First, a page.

Episode III “Carnival” was on Day 2 of our 4-day shooting schedule. This day was a very ambitious one because we had four company moves. We started at the ranch house location, moved to the meadow location, then on to the main street location for the street fight. The last and final location that night was in the park in downtown Piru, CA.
I sent the lighting crew down to the park early to get a pre-light going while we did our day exterior work because I would not need any lights. They had their hands full. We had a park with a beautiful tree that Po Chan, the director, and I found very visually appealing but that was it. The location had no carousals, rides, or vendors; just a big area of grass with a California pepper tree.
If you have not watched the previous sequences yet, don’t forget to give them a watch to glean how the filmmakers pulled it all off!
The Making of:
Watch The Carnival Sequence
Here is our creative interpretation of a night Carnival where William proposes to his girlfriend.
Lighting Inspiration from Terminator Salvation
As a cinematographer, one of the jobs that I think is most exciting is to create visual illusions. I come up with many crazy lighting ideas in my sleep. In fact, I call them lightmares. My pre-rigging crew hates it when I have a lightmare. I will set a plan in action on many of the movies that I have photographed and at the eleventh-hour change almost everything after a lightmare.
I remember on Terminator: Salvation my Rigging Gaffer Scotty Graves had almost completed the Skynet set at the old Albuquerque Train repair yard and I said, “What if we go to Grainger and buy all these sports fixtures?” Scotty said, “What are you talking about?” I said, ‘You know those fixtures that light the football fields.” Scotty replied, “Ok and we do what with them?” I said, “We need 400 of them.”
A Massive Tractor Beam
I had an idea that we can create a massive tractor beam that blasts up into space to guide the Skynet Transporter in through all the pollution and smoke that they are generating to create a new industrial revolution of machines.
Scotty immediately said, “You had a lightmare last night didn’t you?” I said, “Yes and this is going to be so cool. We need eight 55’ articulating forklifts so that we can mount 50 lights per lift. We will send them up into the air aim them into space and then when our CGI spaceship is landing we will tilt these babies down and nuke the camera.” Scotty said, “Alright then, I will get on it. Let me call Kent Baker.”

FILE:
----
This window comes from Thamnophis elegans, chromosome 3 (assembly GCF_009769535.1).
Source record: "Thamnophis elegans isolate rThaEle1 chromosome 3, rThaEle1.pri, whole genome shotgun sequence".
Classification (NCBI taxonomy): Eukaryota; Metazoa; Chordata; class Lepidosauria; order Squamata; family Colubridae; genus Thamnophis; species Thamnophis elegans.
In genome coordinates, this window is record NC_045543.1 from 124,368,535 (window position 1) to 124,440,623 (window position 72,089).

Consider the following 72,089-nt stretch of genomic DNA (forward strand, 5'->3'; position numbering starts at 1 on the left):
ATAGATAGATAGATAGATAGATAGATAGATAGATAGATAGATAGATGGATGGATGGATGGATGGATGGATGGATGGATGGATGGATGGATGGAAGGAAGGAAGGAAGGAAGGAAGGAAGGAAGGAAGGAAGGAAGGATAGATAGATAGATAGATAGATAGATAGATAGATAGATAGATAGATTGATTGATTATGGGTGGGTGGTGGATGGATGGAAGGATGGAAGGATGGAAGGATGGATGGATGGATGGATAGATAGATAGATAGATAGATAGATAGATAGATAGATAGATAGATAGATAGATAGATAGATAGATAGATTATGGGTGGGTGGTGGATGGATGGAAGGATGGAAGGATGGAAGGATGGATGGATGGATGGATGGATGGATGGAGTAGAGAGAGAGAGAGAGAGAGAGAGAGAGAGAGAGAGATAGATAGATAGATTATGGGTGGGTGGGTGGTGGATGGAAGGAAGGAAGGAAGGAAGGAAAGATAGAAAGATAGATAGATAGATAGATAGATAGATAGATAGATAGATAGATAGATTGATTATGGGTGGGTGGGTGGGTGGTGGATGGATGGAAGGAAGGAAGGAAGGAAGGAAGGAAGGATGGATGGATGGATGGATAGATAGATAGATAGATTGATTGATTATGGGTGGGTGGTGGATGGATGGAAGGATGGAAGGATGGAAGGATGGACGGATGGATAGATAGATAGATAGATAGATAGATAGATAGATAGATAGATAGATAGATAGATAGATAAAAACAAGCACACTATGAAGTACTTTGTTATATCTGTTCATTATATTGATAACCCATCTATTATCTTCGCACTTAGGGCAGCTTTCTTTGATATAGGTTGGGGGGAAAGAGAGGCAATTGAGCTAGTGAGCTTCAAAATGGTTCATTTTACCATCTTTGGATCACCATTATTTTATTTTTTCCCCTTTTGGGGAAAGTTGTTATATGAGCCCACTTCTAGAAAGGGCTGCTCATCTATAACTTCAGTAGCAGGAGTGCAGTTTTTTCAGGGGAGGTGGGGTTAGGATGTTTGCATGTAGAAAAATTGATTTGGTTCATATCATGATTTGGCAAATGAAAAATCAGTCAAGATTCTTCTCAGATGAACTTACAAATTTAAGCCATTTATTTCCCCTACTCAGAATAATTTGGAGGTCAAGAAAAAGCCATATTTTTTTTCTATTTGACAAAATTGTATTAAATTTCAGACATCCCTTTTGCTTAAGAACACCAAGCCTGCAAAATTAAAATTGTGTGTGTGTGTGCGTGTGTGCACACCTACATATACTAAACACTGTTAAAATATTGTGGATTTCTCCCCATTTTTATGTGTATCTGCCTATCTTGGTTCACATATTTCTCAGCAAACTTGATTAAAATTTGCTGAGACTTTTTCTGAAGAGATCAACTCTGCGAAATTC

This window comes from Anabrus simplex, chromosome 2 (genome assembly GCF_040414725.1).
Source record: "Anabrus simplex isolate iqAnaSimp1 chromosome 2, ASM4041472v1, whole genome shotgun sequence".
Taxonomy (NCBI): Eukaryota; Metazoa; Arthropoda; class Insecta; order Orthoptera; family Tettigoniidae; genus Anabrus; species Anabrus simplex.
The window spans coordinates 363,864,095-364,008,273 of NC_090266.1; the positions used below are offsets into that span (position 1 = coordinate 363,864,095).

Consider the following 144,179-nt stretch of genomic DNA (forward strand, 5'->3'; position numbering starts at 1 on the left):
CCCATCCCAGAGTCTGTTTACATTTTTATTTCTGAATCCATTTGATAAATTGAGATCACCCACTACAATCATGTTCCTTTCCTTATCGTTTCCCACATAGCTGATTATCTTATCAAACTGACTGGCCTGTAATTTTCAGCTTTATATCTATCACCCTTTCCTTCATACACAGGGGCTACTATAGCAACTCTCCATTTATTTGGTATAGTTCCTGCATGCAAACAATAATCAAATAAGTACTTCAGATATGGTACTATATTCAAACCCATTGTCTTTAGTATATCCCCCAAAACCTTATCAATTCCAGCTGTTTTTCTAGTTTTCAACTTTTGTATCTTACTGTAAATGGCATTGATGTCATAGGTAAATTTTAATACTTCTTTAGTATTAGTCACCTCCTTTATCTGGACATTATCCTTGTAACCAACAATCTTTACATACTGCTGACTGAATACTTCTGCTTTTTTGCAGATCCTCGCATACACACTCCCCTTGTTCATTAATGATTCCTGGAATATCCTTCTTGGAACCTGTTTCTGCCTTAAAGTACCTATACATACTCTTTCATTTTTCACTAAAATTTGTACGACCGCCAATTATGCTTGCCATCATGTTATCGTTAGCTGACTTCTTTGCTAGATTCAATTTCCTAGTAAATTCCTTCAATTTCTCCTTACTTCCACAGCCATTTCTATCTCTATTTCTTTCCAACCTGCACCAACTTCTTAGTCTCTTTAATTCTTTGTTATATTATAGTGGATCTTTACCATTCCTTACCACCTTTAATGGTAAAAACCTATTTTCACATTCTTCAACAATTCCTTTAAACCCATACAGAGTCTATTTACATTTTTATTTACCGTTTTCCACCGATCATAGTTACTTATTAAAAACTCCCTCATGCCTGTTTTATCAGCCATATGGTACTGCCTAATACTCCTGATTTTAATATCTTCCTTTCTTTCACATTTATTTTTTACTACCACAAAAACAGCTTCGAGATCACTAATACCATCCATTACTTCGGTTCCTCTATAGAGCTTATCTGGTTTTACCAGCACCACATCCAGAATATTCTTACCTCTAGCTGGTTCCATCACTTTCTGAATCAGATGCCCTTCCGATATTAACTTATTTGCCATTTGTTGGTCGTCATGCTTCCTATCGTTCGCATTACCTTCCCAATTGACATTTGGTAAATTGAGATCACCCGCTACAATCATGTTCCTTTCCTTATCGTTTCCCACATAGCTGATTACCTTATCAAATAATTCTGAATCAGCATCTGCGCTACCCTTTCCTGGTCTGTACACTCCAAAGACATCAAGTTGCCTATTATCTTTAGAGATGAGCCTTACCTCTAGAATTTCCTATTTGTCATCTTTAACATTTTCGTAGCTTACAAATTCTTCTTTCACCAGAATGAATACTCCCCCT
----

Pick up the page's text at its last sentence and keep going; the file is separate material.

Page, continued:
Kent Baker was my rigging Key Grip. Both of these guys are so impressive and they make it happen. Against all odds they make me shine every day. When I showed up on the set the lights and rig were getting finished just as the summer sun was on the horizon. When they fired up, it was awesome.
Lighting the Carnival Sequence
So, back to Carnival. For this sequence, I had a lightmare that was this crazy spinning Carousel lighting rig.
Po described this sequence to me as beautiful moving balloons of light that make an ordinary night picnic extraordinary. So the dream rig was 4-speedrail spokes that came out about 8’ from a hub that was mounted on a light stand that could support it, just like a bicycle tire. At the end were 5’ speed rail posts that hung down from each spoke. Then we took colored 4’ Fluorescents and mounted them to those posts and the spokes.
It was all cabled to the center where we mounted a 1000-watt igloo cooler Honda generator. You cannot spin something around that has cable to it. The cables will wind up and bind and you can’t continue to spin. So, by putting the generator on the top and cabling it to the center we could spin that rig all night in whatever direction inspired us. We had a storage shed in the deep background so we rigged some Fluorescents to that so it felt like a snack shack vendor.
Balloons of Light